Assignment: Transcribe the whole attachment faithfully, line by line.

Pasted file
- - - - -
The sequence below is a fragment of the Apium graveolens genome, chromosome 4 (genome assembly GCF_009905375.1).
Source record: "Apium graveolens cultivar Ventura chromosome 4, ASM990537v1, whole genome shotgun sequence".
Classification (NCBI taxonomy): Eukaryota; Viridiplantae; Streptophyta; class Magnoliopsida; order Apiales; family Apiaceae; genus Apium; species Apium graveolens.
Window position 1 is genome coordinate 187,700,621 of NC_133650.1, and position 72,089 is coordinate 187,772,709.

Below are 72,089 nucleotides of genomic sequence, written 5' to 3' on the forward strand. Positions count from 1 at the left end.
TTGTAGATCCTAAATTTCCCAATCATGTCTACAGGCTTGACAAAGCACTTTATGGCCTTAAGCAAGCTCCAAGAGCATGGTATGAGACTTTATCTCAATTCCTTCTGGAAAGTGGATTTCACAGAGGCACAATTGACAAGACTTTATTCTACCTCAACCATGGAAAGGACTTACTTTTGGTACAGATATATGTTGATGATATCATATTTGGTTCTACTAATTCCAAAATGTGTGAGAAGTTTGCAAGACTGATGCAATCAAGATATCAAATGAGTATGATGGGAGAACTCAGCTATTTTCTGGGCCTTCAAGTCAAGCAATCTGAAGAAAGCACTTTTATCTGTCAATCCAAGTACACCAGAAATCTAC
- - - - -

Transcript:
The sequence below is a fragment of the Apium graveolens genome, chromosome 4 (genome assembly GCF_009905375.1).
Source record: "Apium graveolens cultivar Ventura chromosome 4, ASM990537v1, whole genome shotgun sequence".
Classification (NCBI taxonomy): Eukaryota; Viridiplantae; Streptophyta; class Magnoliopsida; order Apiales; family Apiaceae; genus Apium; species Apium graveolens.
Window position 1 is genome coordinate 187,700,621 of NC_133650.1, and position 72,089 is coordinate 187,772,709.

Below are 72,089 nucleotides of genomic sequence, written 5' to 3' on the forward strand. Positions count from 1 at the left end.
TTGTAGATCCTAAATTTCCCAATCATGTCTACAGGCTTGACAAAGCACTTTATGGCCTTAAGCAAGCTCCAAGAGCATGGTATGAGACTTTATCTCAATTCCTTCTGGAAAGTGGATTTCACAGAGGCACAATTGACAAGACTTTATTCTACCTCAACCATGGAAAGGACTTACTTTTGGTACAGATATATGTTGATGATATCATATTTGGTTCTACTAATTCCAAAATGTGTGAGAAGTTTGCAAGACTGATGCAATCAAGATATCAAATGAGTATGATGGGAGAACTCAGCTATTTTCTGGGCCTTCAAGTCAAGCAATCTGAAGAAAGCACTTTTATCTGTCAATCCAAGTACACCAGAAATCTAC